Climate and Dynamics
A modeling study on the climate impacts of black carbon aerosols
Article first published online: 6 FEB 2004
Copyright 2004 by the American Geophysical Union.
Journal of Geophysical Research: Atmospheres (1984–2012)
Volume 109, Issue D3, 16 February 2004
How to Cite
2004), A modeling study on the climate impacts of black carbon aerosols, J. Geophys. Res., 109, D03106, doi:10.1029/2003JD004084.(
- Issue published online: 6 FEB 2004
- Article first published online: 6 FEB 2004
- Manuscript Accepted: 8 DEC 2003
- Manuscript Revised: 25 NOV 2003
- Manuscript Received: 18 AUG 2003
- black carbon;
- climate change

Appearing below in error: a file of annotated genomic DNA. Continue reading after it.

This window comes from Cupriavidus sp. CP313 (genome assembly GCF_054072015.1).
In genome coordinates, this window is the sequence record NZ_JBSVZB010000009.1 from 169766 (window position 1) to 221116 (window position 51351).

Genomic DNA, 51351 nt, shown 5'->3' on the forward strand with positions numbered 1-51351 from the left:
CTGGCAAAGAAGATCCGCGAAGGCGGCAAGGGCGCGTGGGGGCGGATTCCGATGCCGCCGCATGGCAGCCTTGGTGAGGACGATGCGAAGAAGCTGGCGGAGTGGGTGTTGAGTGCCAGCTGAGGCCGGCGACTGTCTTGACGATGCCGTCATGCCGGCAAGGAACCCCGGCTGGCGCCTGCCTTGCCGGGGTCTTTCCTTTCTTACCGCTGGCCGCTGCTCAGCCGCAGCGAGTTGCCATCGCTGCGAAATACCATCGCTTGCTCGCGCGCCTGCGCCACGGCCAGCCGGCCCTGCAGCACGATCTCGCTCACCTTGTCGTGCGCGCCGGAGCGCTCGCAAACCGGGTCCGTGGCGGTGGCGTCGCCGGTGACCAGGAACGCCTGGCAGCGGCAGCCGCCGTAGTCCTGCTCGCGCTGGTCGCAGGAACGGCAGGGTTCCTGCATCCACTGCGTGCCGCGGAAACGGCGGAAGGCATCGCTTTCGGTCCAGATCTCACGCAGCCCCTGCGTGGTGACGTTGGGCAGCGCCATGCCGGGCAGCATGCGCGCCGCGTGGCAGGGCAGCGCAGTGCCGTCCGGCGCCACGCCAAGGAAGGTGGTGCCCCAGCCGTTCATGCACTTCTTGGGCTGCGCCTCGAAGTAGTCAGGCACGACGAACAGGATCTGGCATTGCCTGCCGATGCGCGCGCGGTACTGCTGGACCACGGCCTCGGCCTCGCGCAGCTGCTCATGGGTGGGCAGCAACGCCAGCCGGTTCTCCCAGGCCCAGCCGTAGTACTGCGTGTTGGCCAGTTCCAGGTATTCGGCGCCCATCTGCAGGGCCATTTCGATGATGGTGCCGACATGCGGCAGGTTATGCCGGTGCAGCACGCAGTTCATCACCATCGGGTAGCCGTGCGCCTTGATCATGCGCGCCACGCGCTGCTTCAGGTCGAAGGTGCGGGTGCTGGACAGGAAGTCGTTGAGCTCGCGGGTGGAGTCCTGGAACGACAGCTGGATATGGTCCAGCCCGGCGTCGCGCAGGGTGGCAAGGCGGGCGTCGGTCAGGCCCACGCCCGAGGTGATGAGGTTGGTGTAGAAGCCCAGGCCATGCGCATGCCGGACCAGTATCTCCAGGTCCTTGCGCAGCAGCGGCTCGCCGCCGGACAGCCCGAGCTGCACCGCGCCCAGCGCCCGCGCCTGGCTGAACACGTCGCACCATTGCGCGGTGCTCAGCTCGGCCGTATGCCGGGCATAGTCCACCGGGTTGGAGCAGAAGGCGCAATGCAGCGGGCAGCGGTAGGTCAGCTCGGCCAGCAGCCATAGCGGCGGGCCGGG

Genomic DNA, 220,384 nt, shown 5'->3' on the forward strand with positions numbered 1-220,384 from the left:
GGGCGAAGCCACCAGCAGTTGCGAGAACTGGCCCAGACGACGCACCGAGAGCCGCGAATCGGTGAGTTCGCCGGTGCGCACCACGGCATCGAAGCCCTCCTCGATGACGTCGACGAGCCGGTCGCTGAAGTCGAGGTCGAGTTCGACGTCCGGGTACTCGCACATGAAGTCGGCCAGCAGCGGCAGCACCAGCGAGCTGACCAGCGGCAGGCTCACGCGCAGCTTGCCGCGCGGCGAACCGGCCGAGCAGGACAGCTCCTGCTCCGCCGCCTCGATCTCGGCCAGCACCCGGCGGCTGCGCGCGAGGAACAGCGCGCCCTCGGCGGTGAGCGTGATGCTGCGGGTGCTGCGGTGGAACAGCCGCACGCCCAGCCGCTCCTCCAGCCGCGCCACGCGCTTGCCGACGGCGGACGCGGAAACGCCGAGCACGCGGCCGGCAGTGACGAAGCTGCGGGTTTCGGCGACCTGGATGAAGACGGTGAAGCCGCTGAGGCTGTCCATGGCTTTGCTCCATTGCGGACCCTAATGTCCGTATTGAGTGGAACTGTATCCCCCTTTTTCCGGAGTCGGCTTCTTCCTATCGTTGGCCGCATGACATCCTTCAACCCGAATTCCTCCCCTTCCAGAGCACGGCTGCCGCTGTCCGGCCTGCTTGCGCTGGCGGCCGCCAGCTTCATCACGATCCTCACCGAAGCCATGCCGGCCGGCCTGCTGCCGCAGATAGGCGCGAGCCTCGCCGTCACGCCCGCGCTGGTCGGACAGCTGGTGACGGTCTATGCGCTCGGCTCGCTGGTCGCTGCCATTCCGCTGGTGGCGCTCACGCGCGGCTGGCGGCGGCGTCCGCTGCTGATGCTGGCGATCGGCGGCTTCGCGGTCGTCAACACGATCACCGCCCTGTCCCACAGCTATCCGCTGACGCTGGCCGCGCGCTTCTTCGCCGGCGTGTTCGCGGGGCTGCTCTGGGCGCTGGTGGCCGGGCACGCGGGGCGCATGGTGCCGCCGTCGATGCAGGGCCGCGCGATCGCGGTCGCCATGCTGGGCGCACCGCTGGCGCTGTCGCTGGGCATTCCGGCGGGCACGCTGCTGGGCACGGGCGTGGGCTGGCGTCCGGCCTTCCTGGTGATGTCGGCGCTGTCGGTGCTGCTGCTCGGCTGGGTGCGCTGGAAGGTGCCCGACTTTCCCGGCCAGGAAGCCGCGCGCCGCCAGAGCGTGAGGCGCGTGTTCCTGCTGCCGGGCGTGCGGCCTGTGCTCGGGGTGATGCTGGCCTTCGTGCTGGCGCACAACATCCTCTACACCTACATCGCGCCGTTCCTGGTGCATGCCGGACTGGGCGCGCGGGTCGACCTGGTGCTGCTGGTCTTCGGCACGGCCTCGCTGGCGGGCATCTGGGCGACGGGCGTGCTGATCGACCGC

A three-dimensional interactive aerosol-climate model has been developed and used to study the climatic impact of black carbon (BC) aerosols. When compared with the model's natural variability, significant global-scale changes caused by BC aerosols occurred in surface latent and sensible heat flux, surface net long-wave radiative flux, planetary boundary layer height, convective precipitation (all negative), and low-cloud coverage (positive), all closely related to the hydrological cycle. The most significant regional change caused by BC revealed in this study is in precipitation that occurs in the tropics (shift of precipitation center in the ITCZ) and in the middle and high latitudes of the Northern Hemisphere (change in snow depth). Influenced by BC caused changes in cloud cover and surface albedo, the interactive model provides smaller positive all-sky forcing at the top of atmosphere (TOA) and larger negative forcing at the surface than the offline diagnostics (the direct forcings). The actual solar radiative forcings by BC derived from the interactive model also exhibit significant interannual variations that are up to 4 times as large as their means. Based on the revealed changes in cloud radiative forcing by BC, a non-Twomey-Albrecht indirect forcing by BC that alters radiative budgets by changing cloud cover via thermodynamics rather than microphysics is also defined. It has been demonstrated that with an absolute amount more than 2 times higher than that of the TOA forcing, the surface forcing by BC is a very important factor in analyzing the climatic impact of BC. The result of this study suggests that with a constant annual emission of 14 TgC, BC aerosols do not cause a significant change in global-mean surface temperature. The calculated surface temperature change is determined by a subtle balance among changes in surface energy budget as well as in the hydrological cycle, all caused by BC forcing and often compensate each other. The result of this study shows that the influences of BC aerosols on climate and environment are more significant in regional scale than in global scale. Important feedbacks between BC radiative effects and climate dynamics revealed in this study suggest the importance of using interactive aerosol-climate models to address the issues related to the climate impacts of aerosols.